Gambling problems and mental illness frequently occur together. Approximately three quarters of people seeking treatment for a gambling problem also have a mental illness, most commonly a mood disorder such as depression.
At the same time, only about 22 per cent of people with gambling problems seek help for their gambling. Gambling problems exacerbate vulnerabilities already experienced by compounding psychological distress, social isolation and suicide risk amongst people experiencing mental health difficulties. However, people with gambling problems may seek help for a mental illness, without their gambling problems being recognised. Previous research suggests there may be high rates of gambling problems in people seeking treatment for a mental illness, but this has not been explored in an Australian context or in a large sample of patients.
Researchers from Turning Point and Monash University recently conducted a study looking at clinicians’/support workers’ experience of problem gambling amongst peoples presenting for mental health issues. Staff and consumers from Neami National participated in this study.
This project explored the level of gambling harm experienced by people seeking treatment for mental illness and the attitudes and behaviours of clinicians in mental health services. The study also tested a variety of screens for problem gambling, to determine a recommended screen for use in mental health settings. The aims of the project were to:
Examine the ways in which clinicians currently respond to problem gambling in Victorian mental health settings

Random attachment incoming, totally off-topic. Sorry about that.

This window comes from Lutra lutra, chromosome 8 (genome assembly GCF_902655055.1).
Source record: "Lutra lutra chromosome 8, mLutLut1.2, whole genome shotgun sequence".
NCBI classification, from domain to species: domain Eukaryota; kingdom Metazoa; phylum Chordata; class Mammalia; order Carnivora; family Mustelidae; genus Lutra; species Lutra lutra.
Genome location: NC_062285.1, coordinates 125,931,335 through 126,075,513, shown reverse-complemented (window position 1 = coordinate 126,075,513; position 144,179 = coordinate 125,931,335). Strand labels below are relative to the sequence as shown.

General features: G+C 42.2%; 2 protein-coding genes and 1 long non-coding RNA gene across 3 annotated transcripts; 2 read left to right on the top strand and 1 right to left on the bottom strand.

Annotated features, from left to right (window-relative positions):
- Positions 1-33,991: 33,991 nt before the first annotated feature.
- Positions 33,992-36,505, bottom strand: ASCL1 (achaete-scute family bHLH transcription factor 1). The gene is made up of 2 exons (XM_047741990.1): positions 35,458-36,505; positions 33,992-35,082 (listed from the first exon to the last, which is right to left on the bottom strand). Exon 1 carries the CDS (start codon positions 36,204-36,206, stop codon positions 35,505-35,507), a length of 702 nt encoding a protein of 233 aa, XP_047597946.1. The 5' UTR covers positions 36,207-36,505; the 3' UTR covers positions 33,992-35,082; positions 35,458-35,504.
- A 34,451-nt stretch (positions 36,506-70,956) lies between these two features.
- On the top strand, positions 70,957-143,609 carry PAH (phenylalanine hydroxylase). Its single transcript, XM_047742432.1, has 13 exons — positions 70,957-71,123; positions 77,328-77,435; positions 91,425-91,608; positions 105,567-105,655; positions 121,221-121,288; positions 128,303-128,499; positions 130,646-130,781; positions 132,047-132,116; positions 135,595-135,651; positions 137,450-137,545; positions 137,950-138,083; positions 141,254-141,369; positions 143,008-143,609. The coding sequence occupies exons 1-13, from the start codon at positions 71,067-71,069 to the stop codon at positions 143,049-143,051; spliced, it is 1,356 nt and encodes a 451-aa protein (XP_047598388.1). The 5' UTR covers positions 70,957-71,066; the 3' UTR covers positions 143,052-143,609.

Examine the gambling behaviours of patients attending Victorian mental health services to determine the prevalence of gambling harm and explore its relationship with other psychiatric disorders
Explore suitable problem gambling screening instruments and service responses within Victorian mental health settings.
The study comprised of:
a comprehensive literature review
a workforce survey and interviews with clinicians
a survey of patients attending mental health services
an assessment of problem gambling screening tools.
The findings of this study indicate that a brief screening tool would be effective in supporting earlier identification of problem gambling within mental health patients, and could easily be added to existing intake processes.
Comprehensive training in assessing and managing gambling harm, as well as improved cross-sector partnerships and referral pathways would also help ensure patients with mental health and gambling issues receive timely and appropriate treatment.
The report also recommends further research in determining rates and patterns of gambling harm across a greater range of mental health settings, and understanding why this group is at such risk and the most effective strategies to minimise harm